Many have babes in prams and pushchairs while some carry and some harry pre-school toddlers along the street. Their offspring are not spared in the casual torrent of swear words that colour their conversations. Scant consolation is taken from the realisation that the children tend to be better dressed than the parents. Still, I wonder, what chance for these future adults?
When the rare vital or attractive individual chances by, I stare - perhaps for too long. The males, no doubt, take me for a copper or some other snooping authority and glare back. The females, avert their eyes and hurry past.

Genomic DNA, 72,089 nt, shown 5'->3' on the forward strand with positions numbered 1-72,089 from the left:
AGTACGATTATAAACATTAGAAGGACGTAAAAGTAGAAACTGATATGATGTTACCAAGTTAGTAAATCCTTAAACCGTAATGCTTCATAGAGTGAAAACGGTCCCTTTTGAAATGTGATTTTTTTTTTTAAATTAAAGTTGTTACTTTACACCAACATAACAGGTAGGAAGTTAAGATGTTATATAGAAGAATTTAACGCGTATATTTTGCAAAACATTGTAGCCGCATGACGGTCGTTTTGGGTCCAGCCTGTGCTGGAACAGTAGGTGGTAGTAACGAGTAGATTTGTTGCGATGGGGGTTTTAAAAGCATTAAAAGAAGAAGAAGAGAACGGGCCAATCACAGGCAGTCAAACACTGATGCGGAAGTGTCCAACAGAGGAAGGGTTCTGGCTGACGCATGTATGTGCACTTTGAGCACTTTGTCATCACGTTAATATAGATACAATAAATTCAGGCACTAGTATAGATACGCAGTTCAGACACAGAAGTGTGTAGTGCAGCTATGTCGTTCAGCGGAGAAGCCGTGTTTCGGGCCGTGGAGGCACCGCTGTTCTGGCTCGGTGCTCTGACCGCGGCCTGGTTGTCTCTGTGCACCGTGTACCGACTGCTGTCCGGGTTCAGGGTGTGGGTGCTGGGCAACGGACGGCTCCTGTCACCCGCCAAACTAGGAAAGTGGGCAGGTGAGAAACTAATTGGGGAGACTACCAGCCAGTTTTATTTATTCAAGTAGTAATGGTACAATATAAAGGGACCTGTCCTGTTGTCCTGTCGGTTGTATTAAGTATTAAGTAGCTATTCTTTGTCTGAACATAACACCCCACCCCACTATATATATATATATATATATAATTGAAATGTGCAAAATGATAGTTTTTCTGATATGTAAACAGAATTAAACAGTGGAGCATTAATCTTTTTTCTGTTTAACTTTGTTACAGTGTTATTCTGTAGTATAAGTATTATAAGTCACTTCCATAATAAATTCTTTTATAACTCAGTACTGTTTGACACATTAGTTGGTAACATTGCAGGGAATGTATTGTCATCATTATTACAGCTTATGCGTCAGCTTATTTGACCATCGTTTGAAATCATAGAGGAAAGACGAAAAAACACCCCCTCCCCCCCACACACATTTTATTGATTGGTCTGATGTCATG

It is a singularly depressing experience.
I watch one moderately plump mother carry her toddler down the street towards me, stop twice in a hundred yards, place her child on the ground and re-adjust the brown cords which are threatening to part company with her fleshy hips. As they get closer, I can hear that the child is crying. No agonised tears. Just the tired, fitful sobbing that kids sometimes do. From her soothing words, her ruffling of her son's hair and her kissing of his forehead, her love is obvious. But the child cries on and, sitting there, I want to weep with him. And nearly do.
I want to weep because I fear for where this is all heading.